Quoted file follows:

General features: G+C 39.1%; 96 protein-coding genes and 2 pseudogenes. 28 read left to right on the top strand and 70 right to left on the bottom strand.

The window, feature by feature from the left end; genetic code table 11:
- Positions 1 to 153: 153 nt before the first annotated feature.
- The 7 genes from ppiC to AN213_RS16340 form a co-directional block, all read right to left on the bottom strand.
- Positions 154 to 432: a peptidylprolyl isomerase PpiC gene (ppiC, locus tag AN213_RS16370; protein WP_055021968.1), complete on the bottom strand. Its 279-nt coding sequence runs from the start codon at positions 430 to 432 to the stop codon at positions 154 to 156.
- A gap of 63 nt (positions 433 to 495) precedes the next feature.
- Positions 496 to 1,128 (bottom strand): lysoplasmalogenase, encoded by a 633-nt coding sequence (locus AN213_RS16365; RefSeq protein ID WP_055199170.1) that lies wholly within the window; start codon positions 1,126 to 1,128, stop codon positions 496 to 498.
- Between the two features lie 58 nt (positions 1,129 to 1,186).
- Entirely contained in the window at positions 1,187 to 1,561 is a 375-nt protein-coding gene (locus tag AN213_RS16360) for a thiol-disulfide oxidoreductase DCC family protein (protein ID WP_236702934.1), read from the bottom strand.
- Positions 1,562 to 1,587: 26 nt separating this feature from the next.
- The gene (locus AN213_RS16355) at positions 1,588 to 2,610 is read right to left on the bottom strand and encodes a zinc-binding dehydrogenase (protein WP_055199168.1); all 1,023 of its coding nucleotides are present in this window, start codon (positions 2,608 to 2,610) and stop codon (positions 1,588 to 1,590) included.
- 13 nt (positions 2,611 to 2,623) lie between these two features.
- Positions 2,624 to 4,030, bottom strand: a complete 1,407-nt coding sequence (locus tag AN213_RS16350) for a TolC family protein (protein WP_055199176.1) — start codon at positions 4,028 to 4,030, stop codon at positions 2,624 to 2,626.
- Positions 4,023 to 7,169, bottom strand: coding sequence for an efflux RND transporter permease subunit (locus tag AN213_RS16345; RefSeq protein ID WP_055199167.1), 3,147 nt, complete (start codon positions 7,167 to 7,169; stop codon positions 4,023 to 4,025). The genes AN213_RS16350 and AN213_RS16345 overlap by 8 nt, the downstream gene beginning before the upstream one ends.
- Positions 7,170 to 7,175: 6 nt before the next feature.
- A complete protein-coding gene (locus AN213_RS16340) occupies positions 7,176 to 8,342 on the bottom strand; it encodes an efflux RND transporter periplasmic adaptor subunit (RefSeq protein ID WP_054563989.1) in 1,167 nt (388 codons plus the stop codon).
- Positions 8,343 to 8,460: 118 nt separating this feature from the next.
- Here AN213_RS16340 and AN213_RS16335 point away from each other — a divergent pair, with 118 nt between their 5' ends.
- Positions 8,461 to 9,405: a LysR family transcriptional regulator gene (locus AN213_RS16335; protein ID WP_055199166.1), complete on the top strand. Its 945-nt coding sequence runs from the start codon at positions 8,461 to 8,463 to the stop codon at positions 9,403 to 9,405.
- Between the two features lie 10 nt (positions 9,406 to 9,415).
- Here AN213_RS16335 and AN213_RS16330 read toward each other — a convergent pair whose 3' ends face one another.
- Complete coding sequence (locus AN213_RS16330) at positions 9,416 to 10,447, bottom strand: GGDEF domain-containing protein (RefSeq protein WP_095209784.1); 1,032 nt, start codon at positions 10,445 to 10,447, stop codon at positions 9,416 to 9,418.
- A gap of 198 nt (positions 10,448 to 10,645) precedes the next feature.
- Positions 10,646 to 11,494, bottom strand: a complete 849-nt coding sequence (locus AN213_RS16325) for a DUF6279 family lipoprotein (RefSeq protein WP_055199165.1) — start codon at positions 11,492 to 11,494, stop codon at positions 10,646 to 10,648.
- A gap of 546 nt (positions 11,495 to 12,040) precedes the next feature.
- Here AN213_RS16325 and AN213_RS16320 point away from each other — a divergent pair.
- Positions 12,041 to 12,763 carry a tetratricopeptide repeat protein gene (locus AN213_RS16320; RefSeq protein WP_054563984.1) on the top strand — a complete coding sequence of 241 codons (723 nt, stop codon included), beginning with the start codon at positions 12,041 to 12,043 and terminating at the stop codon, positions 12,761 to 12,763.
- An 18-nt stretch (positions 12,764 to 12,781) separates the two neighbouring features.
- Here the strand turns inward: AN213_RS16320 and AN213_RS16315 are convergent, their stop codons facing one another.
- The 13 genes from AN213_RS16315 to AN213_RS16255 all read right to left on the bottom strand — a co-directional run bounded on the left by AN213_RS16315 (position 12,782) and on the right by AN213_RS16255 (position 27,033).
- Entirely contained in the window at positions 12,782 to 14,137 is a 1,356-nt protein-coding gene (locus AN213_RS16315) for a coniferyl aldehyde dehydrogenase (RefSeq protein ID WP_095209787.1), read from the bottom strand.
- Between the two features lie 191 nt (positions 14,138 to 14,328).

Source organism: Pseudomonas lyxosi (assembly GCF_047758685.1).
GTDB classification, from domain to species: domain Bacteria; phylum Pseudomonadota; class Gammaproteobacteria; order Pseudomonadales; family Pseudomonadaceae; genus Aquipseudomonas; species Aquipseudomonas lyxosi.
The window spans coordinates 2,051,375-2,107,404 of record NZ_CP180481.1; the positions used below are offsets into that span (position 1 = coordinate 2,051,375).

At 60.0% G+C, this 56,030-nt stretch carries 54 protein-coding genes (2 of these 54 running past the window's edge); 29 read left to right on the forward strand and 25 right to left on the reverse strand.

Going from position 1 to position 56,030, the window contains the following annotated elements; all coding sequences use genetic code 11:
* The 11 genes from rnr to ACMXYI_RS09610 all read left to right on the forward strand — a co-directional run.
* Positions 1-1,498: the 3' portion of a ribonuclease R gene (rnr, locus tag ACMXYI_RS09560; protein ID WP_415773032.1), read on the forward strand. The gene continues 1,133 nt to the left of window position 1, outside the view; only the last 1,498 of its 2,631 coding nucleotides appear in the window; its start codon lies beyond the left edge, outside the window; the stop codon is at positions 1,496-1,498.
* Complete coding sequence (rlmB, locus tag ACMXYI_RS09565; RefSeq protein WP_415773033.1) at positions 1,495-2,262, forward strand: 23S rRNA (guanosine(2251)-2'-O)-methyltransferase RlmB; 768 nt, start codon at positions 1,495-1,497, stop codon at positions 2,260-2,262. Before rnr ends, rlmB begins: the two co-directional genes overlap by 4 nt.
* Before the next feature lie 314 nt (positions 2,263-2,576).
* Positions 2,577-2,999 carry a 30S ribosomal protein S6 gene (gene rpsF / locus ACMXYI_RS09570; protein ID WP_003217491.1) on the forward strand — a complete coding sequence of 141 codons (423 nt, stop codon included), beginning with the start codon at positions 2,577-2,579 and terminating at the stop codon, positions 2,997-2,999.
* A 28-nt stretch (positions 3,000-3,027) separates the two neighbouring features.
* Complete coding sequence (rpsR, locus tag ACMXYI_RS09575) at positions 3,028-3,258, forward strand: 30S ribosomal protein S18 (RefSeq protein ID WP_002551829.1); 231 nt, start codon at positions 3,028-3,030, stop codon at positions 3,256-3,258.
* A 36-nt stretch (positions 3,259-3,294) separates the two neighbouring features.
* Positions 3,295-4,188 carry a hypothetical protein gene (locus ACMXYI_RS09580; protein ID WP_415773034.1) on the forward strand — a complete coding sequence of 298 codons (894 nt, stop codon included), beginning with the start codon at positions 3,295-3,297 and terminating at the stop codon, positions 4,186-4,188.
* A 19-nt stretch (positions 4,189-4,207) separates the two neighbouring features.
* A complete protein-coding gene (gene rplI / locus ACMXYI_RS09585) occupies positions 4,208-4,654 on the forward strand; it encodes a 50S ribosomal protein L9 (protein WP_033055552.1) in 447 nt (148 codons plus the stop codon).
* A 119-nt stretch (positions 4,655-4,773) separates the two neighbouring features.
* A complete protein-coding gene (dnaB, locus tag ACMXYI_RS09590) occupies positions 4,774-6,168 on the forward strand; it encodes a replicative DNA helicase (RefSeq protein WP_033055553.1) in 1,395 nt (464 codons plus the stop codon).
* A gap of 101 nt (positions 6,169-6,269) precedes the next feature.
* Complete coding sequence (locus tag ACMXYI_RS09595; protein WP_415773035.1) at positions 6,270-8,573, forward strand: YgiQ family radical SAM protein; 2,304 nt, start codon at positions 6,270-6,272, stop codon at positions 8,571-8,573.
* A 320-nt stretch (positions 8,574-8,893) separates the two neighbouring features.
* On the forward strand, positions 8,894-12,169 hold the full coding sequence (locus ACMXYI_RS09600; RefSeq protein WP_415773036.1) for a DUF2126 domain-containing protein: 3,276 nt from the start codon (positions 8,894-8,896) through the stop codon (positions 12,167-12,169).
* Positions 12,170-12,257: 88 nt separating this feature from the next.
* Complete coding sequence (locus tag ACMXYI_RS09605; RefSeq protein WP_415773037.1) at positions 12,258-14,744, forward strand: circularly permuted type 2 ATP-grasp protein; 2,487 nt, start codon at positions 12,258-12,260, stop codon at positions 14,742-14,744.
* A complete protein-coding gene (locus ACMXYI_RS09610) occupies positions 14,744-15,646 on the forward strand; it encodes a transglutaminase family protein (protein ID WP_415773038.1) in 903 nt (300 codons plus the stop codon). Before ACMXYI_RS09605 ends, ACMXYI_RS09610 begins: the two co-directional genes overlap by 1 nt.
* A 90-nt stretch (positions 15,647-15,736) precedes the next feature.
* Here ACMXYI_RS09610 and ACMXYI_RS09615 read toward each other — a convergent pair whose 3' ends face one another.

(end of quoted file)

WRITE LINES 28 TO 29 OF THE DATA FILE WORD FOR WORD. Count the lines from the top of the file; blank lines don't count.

- An 18-nt stretch (positions 12,764 to 12,781) separates the two neighbouring features.
- Here the strand turns inward: AN213_RS16320 and AN213_RS16315 are convergent, their stop codons facing one another.